McCarthy was asked twice about Graham after Thursday’s practice.
“I think anytime a tight end can play inside and outside and can also line up on the backside of a 3-by-1 and be a featured player, I think that speaks volumes of how he’s used,” McCarthy said. “Deadly in the red zone, so definitely a big part of their offense.”
Asked a follow-up question, McCarthy simply said: “I think he’s a damn good football player.”
Graham, a first-round pick in 2010, is a two-time Pro Bowler. Last season, he led all tight ends with 86 receptions, 1,215 yards and a team-record and league-high 16 touchdowns. This season, even though he missed most of one game with a shoulder injury, had a bye week and was limited to 30 snaps in his uneventful comeback last week at Detroit, he ranks third among tight ends with 34 receptions.
“I don’t know if there’s any better than he is. He’s got it all,” Packers defensive coordinator Dom Capers said. “These guys, they’ve got a lot of different weapons and he obviously catches your attention because as a tight end he’s tied for their lead in receiving.”
Graham is a freak of nature. Not that it’s any different anywhere else around the league, but the Packers don’t have anyone with a prayer of matching up from a size/speed perspective. At 6-foot-6 1/4, Graham ran the 40-yard dash in 4.53 seconds and jumped vertically 38.5 inches at the 2010 Scouting Combine. For context, Carolina’s promising young receiver, Kelvin Benjamin, is 6-foot-5, ran in 4.61 and jumped 32.5 inches. Green Bay rookie tight end Richard Rodgers is 6-foot-4, ran in 4.87 and jumped 31.5 inches.
With that statistical and physical dominance as a backdrop, Graham — his uncertain health notwithstanding — likely is the focal point of Capers’ game plan. While the Packers haven’t allowed a touchdown to a tight end this season, they gave up big days to Chicago’s Martellus Bennett in Week 4 and Carolina’s Greg Olsen last week. Olsen caught eight passes (eight targets) for 105 yards, even with Benjamin being the only legit threat at wide receiver. The Saints have a lot more weapons than the Panthers, so limiting Graham can’t be Capers’ sole focus.
“You look how they’ve spread the ball around to those running backs, their wide receivers,” Capers said. “They’ve got a couple guys who really threaten you vertically. (Receiver Marques) Colston is like a wide receiver/tight end. He’s a big guy that goes over the middle and catches the ball; very courageous going over the middle and has made a lot of plays for them. They’ve got an awful lot of weapons. It’ll be a big challenge for us. Plus, the atmosphere, the pace that they go at, it’s something you try to prepare for. You don’t want them to get you on your heels.”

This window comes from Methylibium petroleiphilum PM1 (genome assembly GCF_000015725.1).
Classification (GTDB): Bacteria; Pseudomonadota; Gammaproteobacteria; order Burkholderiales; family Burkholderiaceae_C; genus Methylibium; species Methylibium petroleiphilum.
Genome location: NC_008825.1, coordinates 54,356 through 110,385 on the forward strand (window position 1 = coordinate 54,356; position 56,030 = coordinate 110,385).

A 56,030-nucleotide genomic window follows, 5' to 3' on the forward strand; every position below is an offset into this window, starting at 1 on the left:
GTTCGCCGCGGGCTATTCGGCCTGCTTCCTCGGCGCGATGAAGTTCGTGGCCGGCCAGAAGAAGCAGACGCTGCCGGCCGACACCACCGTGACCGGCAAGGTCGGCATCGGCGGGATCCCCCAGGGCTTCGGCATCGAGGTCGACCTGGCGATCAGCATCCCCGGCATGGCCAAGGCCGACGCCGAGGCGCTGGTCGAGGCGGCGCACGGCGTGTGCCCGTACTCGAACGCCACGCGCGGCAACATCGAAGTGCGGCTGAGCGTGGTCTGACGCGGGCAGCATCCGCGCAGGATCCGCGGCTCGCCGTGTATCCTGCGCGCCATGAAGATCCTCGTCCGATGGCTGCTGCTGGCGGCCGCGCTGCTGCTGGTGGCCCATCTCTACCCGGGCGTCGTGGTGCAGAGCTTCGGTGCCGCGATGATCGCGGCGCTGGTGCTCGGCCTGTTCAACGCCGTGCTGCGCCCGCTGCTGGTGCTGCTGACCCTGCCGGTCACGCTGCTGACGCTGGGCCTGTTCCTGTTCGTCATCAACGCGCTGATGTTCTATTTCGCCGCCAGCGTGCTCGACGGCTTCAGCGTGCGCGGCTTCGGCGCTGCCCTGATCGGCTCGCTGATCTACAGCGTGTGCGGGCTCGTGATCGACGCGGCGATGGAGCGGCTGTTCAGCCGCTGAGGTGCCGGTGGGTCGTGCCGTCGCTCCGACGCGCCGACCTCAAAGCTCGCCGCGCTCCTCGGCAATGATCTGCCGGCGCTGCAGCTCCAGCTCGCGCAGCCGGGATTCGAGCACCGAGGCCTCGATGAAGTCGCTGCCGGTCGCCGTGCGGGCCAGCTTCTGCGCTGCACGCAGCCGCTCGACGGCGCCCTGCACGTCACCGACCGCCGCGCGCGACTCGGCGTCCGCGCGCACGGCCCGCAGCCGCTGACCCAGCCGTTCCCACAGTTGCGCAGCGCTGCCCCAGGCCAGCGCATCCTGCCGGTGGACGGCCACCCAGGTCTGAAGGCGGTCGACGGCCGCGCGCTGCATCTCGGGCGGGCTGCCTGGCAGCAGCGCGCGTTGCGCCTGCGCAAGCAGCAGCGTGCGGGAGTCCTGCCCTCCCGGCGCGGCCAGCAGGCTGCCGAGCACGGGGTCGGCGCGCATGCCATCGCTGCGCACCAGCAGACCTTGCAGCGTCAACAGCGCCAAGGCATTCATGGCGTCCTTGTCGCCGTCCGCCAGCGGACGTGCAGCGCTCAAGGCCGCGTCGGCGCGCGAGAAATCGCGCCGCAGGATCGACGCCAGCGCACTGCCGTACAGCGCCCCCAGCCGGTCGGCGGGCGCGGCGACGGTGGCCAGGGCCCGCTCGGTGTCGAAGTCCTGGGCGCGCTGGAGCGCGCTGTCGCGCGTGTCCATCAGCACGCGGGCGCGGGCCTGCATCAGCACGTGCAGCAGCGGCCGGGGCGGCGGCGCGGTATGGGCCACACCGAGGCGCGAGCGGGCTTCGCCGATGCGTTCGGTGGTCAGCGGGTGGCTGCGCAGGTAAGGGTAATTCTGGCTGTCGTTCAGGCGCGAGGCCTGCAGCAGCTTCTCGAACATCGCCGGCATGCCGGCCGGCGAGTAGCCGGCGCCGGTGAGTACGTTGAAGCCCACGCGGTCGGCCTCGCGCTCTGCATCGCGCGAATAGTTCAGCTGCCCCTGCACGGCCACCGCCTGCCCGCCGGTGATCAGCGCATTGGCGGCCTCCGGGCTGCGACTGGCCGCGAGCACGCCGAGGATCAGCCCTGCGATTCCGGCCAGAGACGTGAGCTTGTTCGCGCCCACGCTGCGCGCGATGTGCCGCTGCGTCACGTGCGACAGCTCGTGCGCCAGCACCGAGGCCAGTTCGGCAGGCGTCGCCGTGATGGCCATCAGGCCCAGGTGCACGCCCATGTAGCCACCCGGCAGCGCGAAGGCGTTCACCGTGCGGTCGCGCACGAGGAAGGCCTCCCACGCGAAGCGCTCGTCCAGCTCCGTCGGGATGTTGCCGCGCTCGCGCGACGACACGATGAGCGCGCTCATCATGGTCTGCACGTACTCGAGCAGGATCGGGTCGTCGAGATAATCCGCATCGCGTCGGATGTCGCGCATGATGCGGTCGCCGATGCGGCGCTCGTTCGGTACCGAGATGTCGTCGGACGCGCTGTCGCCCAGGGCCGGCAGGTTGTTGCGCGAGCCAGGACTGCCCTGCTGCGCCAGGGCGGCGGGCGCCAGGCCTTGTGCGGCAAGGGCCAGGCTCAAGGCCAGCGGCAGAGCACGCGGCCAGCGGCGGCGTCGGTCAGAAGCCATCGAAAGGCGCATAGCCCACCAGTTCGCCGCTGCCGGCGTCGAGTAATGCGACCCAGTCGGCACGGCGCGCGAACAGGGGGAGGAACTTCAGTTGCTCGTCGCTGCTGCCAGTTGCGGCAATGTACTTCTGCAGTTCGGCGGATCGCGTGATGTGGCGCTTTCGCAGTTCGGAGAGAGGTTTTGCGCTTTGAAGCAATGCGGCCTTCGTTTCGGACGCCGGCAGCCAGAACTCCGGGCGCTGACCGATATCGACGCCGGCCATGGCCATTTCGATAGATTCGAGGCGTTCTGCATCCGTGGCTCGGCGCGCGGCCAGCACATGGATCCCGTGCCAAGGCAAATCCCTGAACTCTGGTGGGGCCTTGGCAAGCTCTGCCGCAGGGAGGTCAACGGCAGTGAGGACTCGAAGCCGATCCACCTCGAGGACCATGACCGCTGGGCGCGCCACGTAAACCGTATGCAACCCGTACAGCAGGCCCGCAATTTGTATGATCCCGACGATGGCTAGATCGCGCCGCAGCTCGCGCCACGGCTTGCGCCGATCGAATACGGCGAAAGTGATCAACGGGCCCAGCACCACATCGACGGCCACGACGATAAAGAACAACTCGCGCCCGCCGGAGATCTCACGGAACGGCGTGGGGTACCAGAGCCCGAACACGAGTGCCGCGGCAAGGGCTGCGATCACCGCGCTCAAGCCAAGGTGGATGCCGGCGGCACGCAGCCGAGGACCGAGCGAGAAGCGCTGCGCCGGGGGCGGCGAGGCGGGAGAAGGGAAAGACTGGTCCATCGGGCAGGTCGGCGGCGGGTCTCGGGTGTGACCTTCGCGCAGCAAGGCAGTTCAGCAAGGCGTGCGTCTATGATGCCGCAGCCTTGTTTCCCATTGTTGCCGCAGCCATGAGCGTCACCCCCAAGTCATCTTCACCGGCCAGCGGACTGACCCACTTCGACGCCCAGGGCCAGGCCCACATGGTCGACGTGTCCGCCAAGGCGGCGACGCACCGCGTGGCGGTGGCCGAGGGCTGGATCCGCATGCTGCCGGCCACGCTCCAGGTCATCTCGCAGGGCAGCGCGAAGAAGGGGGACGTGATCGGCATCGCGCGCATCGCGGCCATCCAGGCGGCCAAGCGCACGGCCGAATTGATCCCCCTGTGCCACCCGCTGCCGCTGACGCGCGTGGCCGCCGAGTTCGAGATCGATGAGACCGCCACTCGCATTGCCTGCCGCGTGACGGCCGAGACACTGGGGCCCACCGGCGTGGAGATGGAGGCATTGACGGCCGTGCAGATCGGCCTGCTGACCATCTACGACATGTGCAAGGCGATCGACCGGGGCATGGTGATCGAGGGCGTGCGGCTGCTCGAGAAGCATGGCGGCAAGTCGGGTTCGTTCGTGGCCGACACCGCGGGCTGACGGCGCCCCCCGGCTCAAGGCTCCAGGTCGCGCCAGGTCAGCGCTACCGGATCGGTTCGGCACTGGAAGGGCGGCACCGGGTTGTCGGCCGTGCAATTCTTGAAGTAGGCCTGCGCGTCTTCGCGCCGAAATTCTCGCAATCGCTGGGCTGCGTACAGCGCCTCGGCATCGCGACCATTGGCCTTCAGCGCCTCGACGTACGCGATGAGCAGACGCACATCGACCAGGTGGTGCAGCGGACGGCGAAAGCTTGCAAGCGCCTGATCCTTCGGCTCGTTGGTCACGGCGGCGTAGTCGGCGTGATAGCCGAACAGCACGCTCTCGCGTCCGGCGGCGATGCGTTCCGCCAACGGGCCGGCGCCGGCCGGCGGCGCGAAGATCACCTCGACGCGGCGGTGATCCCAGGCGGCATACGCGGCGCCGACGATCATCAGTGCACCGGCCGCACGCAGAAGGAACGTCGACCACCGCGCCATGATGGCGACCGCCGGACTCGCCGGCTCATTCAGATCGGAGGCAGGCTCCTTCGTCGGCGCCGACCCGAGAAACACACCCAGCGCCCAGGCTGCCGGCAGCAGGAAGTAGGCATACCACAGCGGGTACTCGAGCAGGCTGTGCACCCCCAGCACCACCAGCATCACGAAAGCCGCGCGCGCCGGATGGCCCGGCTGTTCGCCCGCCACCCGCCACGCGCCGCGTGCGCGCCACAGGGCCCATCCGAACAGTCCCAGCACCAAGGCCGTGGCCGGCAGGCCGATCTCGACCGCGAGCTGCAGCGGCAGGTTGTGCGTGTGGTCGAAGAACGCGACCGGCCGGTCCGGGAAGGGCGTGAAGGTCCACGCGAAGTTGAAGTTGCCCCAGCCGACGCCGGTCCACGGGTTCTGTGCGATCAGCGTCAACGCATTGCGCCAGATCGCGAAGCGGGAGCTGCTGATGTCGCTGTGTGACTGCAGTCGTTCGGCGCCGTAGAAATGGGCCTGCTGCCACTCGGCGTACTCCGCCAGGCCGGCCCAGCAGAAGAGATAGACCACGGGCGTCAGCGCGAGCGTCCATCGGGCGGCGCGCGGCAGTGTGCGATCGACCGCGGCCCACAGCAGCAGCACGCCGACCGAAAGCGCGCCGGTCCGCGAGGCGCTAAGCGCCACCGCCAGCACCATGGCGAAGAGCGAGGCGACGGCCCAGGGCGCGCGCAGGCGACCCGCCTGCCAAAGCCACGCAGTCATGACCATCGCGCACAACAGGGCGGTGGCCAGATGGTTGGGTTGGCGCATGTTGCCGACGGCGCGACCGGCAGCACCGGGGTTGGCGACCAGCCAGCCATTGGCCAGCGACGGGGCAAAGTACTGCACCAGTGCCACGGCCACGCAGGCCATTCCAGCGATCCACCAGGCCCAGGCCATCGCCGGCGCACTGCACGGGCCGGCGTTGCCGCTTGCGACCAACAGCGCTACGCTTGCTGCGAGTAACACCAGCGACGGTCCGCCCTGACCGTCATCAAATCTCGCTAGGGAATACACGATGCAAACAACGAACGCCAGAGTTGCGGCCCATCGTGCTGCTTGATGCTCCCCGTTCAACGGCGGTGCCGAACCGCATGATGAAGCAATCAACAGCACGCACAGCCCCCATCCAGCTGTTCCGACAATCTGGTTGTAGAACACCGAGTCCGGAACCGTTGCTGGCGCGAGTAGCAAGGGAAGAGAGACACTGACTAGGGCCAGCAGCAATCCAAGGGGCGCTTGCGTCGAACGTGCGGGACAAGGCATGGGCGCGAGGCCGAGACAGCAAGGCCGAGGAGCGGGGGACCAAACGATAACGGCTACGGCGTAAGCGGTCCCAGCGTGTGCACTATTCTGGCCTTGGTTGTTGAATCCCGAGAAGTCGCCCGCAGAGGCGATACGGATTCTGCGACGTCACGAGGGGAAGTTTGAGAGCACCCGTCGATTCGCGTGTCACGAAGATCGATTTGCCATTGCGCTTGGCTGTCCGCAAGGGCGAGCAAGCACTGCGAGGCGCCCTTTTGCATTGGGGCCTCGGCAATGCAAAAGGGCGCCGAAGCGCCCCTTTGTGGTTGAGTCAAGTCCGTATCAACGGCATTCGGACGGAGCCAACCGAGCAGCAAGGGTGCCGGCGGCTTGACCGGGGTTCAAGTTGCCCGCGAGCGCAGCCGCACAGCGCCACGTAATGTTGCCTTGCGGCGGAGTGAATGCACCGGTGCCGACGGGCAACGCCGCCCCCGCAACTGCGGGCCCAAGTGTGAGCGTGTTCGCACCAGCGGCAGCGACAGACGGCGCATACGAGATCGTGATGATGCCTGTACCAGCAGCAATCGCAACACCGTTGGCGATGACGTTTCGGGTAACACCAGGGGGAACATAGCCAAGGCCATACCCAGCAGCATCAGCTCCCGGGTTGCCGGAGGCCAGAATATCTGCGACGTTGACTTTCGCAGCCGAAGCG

Green Bay’s inside linebackers, A.J. Hawk and Sam Barrington, and safeties, Morgan Burnett and HaHa Clinton-Dix, all stand 6-foot-1, so they’re giving away 5 inches. Hawk has the intelligence but not the speed. Barrington lacks experience. Burnett lacks the coverage skills. Clinton-Dix, this year’s impressive first-round pick, hasn’t been used much in man-to-man situations so is a bit of an unknown. Safety/slot defender Micah Hyde is 5-foot-11, as are cornerbacks Casey Hayward and Tramon Williams. They will all get their shot.
“It’ll be a hell of a challenge,” Barrington said. “He’s a great player. He definitely does a great job creating matchups. Just time to go – simple as that. I won’t make it more than that. I’m a player. He’s a player. Simple as that.”
Even though Graham is only in his fifth season in the league, he and quarterback Drew Brees have hooked up for 44 touchdowns. That’s the fourth-most quarterback-to-tight end scoring plays in NFL history.
“He’s a big target. He can run. He does a lot of things extremely well,” Saints coach Sean Payton said during his conference call. “He handles man-to-man coverage. He a lot of times gets different matchups. His throwing radius and where you can throw the ball to him is outstanding. I know that there’s a ton of confidence that Drew has in regards to where he’ll be and how he’ll run routes. They spend a lot of time together, not only during the workweek but post-practice on specific things that they want to get accomplished in the game.”
Here is how Green Bay has faired against tight ends this season. The Packers have faced four of the top 20 tight ends in receptions. Olsen and Chicago’s Martellus Bennett lead the league with 41 receptions; Bennett provided all of the production in our chart. Jets rookie Jace Amaro is tied for ninth with 27 receptions but caught only one pass for 6 yards in Week 2. Miami’s Charles Clay, who ranks 18th with 21 receptions, caught three passes for 35 yards.
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